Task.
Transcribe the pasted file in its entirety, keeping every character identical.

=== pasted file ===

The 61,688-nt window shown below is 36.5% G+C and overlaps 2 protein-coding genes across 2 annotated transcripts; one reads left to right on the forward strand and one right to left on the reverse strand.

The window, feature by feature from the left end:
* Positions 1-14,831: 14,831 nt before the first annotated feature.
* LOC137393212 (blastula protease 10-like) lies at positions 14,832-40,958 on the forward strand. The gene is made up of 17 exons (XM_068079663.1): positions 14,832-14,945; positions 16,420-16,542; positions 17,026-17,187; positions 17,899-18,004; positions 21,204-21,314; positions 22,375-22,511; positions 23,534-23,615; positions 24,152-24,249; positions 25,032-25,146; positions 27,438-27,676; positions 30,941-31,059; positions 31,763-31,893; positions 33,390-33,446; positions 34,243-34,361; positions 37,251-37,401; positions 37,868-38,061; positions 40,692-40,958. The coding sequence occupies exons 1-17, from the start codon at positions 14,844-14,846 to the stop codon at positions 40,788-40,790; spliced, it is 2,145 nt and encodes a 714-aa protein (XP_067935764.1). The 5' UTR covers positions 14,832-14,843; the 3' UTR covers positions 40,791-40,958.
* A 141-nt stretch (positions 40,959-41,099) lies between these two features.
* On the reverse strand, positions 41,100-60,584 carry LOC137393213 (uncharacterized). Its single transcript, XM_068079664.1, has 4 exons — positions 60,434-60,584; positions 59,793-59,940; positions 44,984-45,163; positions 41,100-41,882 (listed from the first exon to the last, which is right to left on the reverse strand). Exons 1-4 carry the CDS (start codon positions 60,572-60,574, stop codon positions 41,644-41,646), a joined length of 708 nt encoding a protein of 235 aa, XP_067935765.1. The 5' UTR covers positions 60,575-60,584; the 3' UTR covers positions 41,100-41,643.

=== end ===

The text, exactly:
The 61,688-nt window shown below is 36.5% G+C and overlaps 2 protein-coding genes across 2 annotated transcripts; one reads left to right on the forward strand and one right to left on the reverse strand.

The window, feature by feature from the left end:
* Positions 1-14,831: 14,831 nt before the first annotated feature.
* LOC137393212 (blastula protease 10-like) lies at positions 14,832-40,958 on the forward strand. The gene is made up of 17 exons (XM_068079663.1): positions 14,832-14,945; positions 16,420-16,542; positions 17,026-17,187; positions 17,899-18,004; positions 21,204-21,314; positions 22,375-22,511; positions 23,534-23,615; positions 24,152-24,249; positions 25,032-25,146; positions 27,438-27,676; positions 30,941-31,059; positions 31,763-31,893; positions 33,390-33,446; positions 34,243-34,361; positions 37,251-37,401; positions 37,868-38,061; positions 40,692-40,958. The coding sequence occupies exons 1-17, from the start codon at positions 14,844-14,846 to the stop codon at positions 40,788-40,790; spliced, it is 2,145 nt and encodes a 714-aa protein (XP_067935764.1). The 5' UTR covers positions 14,832-14,843; the 3' UTR covers positions 40,791-40,958.
* A 141-nt stretch (positions 40,959-41,099) lies between these two features.
* On the reverse strand, positions 41,100-60,584 carry LOC137393213 (uncharacterized). Its single transcript, XM_068079664.1, has 4 exons — positions 60,434-60,584; positions 59,793-59,940; positions 44,984-45,163; positions 41,100-41,882 (listed from the first exon to the last, which is right to left on the reverse strand). Exons 1-4 carry the CDS (start codon positions 60,572-60,574, stop codon positions 41,644-41,646), a joined length of 708 nt encoding a protein of 235 aa, XP_067935765.1. The 5' UTR covers positions 60,575-60,584; the 3' UTR covers positions 41,100-41,643.